I don't want to rain on your parade, but a 20+ mile crossing of LI Sound in a Sunfish does not strike me as prudent. If you do plan do do it, pick perfect weather (a beam reach over and back in about 10-12 mph wind would be good) have an exposure suit to match the air and water temp. conditions, and have both a cell phone, a hand held VHF radio, gps locator (all in water tight bags) and flares so you can call for help and pinpoint your location and be seen on the water if you get in serious trouble. I have sailed a Sunfish on Buzzards Bay from Falmouth down to
the Woods Hole area, but I never got more than a mile or so from the beach so even with high wind and foul current, I could always beach the boat if necessary. The fact is that the Sunfish is not designed as a cruiser, and LI Sound is not a body of water to be trifled with.
 
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signal charlie

Well-Known Member
Staff member
A trip like that sounds like it would be fun with good conditions and planning. Thread creep, but as a former SAR pilot a signal mirror and a flashlight go a LONG way to being found if needing help, you can spot them miles away. Not trying to load the boat down with 100 pounds of survival gear, but these items are cheap and useful when venturing out into the aqua boonies.
 

Kevin Mc

Active Member
Hopefully get out in the boat more than last summer (only 3 times! :eek: due to combination of lack of wind, lack of crew, etc.). I'll be out as soon as the water temperature rises high enough and the wind is blowing strong enough - for me that's late March or early April (Galveston bay).
 

emilikins

Maniac
Sail more as well! :) Explore other lakes than the one we learned on (though that ramp and beach are great!). Once my husband and I have our masters degrees in May, we want to celebrate with a camping/sailing trip and get out of town.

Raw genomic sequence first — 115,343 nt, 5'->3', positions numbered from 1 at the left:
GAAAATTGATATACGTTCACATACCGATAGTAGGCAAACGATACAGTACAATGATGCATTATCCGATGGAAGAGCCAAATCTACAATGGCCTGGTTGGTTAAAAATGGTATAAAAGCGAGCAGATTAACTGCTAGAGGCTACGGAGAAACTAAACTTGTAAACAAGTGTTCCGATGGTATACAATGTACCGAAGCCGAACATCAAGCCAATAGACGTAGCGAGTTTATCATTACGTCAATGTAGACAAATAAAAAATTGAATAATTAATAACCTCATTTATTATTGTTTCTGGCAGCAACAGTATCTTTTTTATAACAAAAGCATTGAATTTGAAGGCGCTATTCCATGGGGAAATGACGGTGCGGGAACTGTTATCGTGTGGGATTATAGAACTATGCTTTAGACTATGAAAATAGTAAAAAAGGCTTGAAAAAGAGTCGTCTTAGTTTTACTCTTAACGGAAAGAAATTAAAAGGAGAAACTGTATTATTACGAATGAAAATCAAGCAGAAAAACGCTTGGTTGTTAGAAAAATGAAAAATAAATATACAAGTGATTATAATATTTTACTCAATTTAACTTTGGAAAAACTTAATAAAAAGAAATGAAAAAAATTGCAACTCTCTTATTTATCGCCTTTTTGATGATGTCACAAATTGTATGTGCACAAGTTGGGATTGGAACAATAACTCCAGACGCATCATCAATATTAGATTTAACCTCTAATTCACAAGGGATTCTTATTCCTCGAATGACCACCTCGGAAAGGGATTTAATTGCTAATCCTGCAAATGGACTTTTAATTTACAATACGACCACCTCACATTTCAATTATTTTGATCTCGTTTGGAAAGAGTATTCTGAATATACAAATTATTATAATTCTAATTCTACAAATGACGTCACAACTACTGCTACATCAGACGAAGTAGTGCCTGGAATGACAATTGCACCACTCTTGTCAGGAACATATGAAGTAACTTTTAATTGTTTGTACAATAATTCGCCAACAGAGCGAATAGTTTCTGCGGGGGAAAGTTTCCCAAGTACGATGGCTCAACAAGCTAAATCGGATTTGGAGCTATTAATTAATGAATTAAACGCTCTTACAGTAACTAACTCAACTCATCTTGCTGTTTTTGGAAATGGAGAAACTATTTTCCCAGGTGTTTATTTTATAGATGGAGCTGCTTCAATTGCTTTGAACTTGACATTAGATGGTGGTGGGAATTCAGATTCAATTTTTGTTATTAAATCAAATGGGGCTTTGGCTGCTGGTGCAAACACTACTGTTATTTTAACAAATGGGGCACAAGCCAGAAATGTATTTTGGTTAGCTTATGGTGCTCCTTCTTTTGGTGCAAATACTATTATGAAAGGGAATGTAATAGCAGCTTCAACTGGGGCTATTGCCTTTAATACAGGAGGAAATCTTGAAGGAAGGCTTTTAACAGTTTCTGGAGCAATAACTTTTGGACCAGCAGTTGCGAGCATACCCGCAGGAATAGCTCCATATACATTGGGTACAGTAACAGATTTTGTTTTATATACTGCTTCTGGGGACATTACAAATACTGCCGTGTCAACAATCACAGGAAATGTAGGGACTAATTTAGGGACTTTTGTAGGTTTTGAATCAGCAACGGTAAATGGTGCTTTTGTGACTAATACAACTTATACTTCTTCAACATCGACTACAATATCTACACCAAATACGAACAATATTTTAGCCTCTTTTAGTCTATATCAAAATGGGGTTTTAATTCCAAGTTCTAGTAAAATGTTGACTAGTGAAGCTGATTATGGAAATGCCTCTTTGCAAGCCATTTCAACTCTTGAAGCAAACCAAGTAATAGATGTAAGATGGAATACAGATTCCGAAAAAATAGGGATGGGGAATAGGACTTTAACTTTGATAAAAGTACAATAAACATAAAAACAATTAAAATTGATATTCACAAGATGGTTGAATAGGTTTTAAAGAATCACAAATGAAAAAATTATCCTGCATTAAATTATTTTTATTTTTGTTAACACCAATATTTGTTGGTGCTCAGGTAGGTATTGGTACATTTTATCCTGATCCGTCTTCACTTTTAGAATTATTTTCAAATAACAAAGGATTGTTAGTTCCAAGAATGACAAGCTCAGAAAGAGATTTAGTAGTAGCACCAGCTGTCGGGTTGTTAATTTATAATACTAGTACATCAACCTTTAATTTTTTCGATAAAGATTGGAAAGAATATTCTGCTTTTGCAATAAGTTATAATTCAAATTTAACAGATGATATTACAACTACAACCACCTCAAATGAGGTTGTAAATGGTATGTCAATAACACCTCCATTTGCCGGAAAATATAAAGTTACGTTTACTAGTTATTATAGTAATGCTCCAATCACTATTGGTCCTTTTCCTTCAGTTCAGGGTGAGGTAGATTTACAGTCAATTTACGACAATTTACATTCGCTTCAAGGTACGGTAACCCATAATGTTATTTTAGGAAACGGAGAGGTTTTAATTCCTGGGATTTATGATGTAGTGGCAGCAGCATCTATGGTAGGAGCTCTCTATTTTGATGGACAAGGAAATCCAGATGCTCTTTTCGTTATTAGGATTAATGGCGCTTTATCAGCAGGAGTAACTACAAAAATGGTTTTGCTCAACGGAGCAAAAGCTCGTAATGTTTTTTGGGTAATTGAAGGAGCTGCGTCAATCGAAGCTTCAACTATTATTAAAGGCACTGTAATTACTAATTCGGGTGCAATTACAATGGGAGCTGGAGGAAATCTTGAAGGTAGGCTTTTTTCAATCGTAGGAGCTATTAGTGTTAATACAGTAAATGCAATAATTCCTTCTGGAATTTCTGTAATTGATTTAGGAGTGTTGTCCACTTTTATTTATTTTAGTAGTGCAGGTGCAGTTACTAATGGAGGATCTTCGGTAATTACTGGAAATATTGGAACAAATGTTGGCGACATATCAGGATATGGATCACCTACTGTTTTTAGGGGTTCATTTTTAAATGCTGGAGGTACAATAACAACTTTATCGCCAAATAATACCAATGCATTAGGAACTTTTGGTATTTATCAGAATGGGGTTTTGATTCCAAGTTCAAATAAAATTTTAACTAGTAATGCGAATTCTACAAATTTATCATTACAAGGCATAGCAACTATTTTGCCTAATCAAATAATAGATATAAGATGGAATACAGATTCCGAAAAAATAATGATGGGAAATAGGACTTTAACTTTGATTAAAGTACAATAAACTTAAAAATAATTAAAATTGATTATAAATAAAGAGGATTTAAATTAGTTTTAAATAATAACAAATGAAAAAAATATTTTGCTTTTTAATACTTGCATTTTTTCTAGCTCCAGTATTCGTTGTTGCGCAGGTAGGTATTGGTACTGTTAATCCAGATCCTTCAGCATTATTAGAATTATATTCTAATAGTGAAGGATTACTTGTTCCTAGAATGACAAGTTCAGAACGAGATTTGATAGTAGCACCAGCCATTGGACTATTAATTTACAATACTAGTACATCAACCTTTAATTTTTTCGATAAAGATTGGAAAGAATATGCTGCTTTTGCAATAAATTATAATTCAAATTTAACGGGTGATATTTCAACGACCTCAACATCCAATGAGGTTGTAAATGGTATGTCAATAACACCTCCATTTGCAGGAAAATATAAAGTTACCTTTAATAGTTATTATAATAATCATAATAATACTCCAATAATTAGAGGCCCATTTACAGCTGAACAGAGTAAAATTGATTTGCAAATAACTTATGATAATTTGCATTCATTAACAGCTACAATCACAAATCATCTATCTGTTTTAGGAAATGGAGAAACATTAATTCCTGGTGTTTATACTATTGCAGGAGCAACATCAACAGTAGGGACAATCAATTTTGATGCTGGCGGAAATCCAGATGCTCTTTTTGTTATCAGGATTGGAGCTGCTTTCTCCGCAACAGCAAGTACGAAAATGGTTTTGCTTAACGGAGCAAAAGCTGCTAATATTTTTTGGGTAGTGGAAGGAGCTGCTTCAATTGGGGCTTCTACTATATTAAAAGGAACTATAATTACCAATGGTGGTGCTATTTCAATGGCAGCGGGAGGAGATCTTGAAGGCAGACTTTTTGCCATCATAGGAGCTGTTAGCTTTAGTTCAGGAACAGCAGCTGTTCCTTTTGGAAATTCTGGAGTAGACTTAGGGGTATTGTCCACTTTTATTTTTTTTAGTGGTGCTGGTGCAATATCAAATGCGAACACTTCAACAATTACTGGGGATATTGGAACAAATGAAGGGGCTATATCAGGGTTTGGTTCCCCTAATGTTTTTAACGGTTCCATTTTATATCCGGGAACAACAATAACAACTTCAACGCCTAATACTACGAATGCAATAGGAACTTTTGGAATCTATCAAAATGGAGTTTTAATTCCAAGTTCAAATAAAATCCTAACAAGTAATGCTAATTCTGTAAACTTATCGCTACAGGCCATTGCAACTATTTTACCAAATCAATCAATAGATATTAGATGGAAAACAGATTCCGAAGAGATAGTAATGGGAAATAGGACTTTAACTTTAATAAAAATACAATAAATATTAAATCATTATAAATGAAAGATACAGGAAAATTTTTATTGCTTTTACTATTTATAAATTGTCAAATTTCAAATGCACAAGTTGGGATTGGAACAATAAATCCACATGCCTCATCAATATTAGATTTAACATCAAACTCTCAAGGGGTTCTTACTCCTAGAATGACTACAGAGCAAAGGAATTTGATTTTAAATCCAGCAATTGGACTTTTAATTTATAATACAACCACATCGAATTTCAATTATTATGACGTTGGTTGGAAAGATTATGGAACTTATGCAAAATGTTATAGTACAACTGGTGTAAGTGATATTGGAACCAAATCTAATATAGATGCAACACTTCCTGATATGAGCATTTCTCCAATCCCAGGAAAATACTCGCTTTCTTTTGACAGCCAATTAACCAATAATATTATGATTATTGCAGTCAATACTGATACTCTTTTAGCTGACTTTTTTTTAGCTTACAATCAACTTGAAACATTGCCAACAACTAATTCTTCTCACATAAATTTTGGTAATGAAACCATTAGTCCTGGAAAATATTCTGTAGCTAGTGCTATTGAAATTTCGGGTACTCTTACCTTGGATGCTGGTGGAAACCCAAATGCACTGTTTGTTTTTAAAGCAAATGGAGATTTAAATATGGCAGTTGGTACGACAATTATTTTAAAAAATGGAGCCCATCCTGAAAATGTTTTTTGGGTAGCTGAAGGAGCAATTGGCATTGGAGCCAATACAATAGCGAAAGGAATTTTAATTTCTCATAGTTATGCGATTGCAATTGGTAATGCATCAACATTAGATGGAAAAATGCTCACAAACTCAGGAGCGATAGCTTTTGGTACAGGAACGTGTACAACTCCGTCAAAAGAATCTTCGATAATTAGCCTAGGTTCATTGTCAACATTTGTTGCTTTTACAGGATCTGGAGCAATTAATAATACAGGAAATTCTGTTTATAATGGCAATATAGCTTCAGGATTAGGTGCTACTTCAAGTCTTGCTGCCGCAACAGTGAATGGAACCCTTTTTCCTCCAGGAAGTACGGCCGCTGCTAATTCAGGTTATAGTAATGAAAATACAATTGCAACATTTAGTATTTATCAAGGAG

AQBill

Member
Sail even more and enjoy it always. Kind of done with racing, just hanging out on Lake Wilson (Alabama) at the Muscle Shoals Sailing Club and on Lake Michigan (Ludington, MI). Good times and good friends.
 

JoeRoganFan12

New Member
I wondered the same thing if a trip across the L.I. sound is possible. I've come to the conclusion that it isn't a good idea. Although supposedly a guy named James lee meadows sailed from Miami to Boston, pulling in to shore each night. Took him 110 days. He wrote a book on Amazon called, "This book is drunk". I've been very happy sailing from Silver Sands in Milford. I mostly hang in the cove. Circle the island. My goal is to sail as often as possible. Hard to find a good day with 10+mph winds. I went out today in what was suppose to 5-10 and it was ok but not exciting. Hope to catch a storm and live to talk about it.
 

L&VW

Well-Known Member
Prior years I've done coastal sailing within a mile or so of shore. This upcoming season I want to do some 15-20 mile crossings from Connecticut across LI SOUND. To Long Island - camp overnight and sail back. I want to sail across the middle of no where and get away from it all and benefit from the pece of mind and solitude
As I dodge tankers and such.
Pete
I've spent two days sailing on Long Island Sound. On both days, we heard high-speed ferries pass us in heavy fog. :eek: We prudently put up a radar reflector first, but our boat was a 22-footer, with much safety equipment.